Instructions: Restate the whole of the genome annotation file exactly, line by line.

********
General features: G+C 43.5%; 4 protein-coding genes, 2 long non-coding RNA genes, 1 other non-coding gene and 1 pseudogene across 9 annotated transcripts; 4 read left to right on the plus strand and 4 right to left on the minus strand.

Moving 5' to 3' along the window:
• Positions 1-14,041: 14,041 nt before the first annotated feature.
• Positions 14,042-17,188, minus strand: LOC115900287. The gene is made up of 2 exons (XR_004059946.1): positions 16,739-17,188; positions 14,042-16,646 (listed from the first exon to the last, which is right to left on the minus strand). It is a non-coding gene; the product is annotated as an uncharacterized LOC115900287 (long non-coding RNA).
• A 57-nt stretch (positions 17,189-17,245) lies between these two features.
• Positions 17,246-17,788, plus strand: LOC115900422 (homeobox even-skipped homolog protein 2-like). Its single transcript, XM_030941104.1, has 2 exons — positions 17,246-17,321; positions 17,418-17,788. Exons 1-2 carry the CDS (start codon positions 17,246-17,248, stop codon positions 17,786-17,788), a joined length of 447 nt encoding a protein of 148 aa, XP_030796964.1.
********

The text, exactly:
General features: G+C 43.5%; 4 protein-coding genes, 2 long non-coding RNA genes, 1 other non-coding gene and 1 pseudogene across 9 annotated transcripts; 4 read left to right on the plus strand and 4 right to left on the minus strand.

Moving 5' to 3' along the window:
• Positions 1-14,041: 14,041 nt before the first annotated feature.
• Positions 14,042-17,188, minus strand: LOC115900287. The gene is made up of 2 exons (XR_004059946.1): positions 16,739-17,188; positions 14,042-16,646 (listed from the first exon to the last, which is right to left on the minus strand). It is a non-coding gene; the product is annotated as an uncharacterized LOC115900287 (long non-coding RNA).
• A 57-nt stretch (positions 17,189-17,245) lies between these two features.
• Positions 17,246-17,788, plus strand: LOC115900422 (homeobox even-skipped homolog protein 2-like). Its single transcript, XM_030941104.1, has 2 exons — positions 17,246-17,321; positions 17,418-17,788. Exons 1-2 carry the CDS (start codon positions 17,246-17,248, stop codon positions 17,786-17,788), a joined length of 447 nt encoding a protein of 148 aa, XP_030796964.1.